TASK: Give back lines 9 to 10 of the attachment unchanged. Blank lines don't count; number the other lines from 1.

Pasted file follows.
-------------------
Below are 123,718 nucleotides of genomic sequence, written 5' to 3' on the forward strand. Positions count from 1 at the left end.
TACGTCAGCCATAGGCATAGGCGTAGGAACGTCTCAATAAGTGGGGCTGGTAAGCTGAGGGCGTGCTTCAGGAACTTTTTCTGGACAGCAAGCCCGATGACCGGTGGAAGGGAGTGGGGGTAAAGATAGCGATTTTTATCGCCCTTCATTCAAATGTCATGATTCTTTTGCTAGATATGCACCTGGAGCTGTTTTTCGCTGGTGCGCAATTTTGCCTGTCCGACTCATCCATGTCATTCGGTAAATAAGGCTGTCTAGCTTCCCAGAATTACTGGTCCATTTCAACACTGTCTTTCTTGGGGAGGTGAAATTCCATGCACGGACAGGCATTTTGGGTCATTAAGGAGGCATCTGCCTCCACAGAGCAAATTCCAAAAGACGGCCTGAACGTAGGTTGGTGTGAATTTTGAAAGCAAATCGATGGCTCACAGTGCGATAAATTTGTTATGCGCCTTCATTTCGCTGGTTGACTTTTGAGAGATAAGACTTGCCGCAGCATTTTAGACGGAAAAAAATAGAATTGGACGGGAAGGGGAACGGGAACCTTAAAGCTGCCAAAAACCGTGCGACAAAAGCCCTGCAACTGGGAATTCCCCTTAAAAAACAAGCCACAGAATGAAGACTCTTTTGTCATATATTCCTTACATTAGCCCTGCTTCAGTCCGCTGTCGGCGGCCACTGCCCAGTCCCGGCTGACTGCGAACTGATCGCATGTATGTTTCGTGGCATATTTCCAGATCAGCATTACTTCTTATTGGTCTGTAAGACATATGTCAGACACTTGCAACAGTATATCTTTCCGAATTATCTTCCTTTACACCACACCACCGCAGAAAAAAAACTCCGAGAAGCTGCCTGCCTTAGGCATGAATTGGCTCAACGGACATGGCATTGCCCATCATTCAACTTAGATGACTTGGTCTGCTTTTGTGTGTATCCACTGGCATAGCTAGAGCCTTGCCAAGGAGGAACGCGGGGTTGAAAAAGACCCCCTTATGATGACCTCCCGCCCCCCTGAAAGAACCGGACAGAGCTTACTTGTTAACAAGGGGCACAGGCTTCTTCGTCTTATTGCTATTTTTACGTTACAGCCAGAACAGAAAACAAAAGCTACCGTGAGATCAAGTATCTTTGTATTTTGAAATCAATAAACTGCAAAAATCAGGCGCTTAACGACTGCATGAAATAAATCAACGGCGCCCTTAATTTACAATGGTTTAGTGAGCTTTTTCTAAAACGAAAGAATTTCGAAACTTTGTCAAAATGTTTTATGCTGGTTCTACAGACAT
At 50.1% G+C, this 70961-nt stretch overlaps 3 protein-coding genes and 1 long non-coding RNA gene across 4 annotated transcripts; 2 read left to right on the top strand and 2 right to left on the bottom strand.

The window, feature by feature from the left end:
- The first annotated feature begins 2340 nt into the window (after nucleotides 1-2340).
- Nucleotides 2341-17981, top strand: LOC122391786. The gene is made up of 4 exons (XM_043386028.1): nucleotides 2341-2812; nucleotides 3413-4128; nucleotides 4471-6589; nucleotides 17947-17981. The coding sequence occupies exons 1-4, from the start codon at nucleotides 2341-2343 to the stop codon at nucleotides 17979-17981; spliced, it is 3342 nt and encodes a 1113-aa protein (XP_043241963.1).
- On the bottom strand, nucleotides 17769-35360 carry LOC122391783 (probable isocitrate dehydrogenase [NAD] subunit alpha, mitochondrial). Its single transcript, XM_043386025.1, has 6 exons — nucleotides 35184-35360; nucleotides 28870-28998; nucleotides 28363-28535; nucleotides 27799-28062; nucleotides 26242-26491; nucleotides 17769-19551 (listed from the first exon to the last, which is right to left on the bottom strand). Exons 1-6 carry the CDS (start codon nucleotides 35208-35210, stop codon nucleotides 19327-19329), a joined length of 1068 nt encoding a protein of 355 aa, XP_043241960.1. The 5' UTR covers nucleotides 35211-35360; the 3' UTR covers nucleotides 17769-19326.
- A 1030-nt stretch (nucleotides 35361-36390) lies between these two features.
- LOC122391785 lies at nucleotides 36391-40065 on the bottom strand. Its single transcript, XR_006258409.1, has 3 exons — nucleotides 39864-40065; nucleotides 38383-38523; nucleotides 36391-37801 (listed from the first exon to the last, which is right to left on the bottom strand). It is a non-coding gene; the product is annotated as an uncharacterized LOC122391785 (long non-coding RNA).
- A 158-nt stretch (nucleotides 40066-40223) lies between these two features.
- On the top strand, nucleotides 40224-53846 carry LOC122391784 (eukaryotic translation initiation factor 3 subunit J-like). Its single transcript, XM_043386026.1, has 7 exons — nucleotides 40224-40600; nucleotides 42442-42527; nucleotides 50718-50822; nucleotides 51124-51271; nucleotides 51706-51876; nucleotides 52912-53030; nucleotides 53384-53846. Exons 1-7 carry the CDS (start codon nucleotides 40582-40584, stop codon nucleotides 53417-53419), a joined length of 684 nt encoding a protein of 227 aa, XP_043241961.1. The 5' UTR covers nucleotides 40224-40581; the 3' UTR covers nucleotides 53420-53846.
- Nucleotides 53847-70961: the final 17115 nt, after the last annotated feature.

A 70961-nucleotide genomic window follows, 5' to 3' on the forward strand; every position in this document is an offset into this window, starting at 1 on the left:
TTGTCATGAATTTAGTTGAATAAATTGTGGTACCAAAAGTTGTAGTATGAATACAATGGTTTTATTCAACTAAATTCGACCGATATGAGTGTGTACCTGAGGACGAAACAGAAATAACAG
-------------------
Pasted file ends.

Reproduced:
- LOC122391785 lies at nucleotides 36391-40065 on the bottom strand. Its single transcript, XR_006258409.1, has 3 exons — nucleotides 39864-40065; nucleotides 38383-38523; nucleotides 36391-37801 (listed from the first exon to the last, which is right to left on the bottom strand). It is a non-coding gene; the product is annotated as an uncharacterized LOC122391785 (long non-coding RNA).
- A 158-nt stretch (nucleotides 40066-40223) lies between these two features.